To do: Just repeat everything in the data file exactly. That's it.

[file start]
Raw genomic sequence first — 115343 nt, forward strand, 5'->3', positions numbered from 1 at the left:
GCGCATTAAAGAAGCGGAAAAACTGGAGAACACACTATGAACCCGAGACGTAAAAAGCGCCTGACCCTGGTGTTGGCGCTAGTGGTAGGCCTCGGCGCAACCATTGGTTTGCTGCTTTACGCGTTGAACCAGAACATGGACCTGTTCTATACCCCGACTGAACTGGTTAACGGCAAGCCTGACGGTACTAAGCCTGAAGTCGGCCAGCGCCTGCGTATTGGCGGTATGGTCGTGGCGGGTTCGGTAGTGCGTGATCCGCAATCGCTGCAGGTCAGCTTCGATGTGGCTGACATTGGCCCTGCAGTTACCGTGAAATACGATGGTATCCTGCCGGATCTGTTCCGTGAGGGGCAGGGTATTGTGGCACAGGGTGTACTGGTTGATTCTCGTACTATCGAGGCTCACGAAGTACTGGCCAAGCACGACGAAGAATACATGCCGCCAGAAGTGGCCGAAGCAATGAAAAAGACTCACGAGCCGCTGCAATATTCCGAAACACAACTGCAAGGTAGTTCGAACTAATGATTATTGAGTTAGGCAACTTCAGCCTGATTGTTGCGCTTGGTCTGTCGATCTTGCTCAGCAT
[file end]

Raw genomic sequence first — 115343 nt, forward strand, 5'->3', positions numbered from 1 at the left:
GCGCATTAAAGAAGCGGAAAAACTGGAGAACACACTATGAACCCGAGACGTAAAAAGCGCCTGACCCTGGTGTTGGCGCTAGTGGTAGGCCTCGGCGCAACCATTGGTTTGCTGCTTTACGCGTTGAACCAGAACATGGACCTGTTCTATACCCCGACTGAACTGGTTAACGGCAAGCCTGACGGTACTAAGCCTGAAGTCGGCCAGCGCCTGCGTATTGGCGGTATGGTCGTGGCGGGTTCGGTAGTGCGTGATCCGCAATCGCTGCAGGTCAGCTTCGATGTGGCTGACATTGGCCCTGCAGTTACCGTGAAATACGATGGTATCCTGCCGGATCTGTTCCGTGAGGGGCAGGGTATTGTGGCACAGGGTGTACTGGTTGATTCTCGTACTATCGAGGCTCACGAAGTACTGGCCAAGCACGACGAAGAATACATGCCGCCAGAAGTGGCCGAAGCAATGAAAAAGACTCACGAGCCGCTGCAATATTCCGAAACACAACTGCAAGGTAGTTCGAACTAATGATTATTGAGTTAGGCAACTTCAGCCTGATTGTTGCGCTTGGTCTGTCGATCTTGCTCAGCAT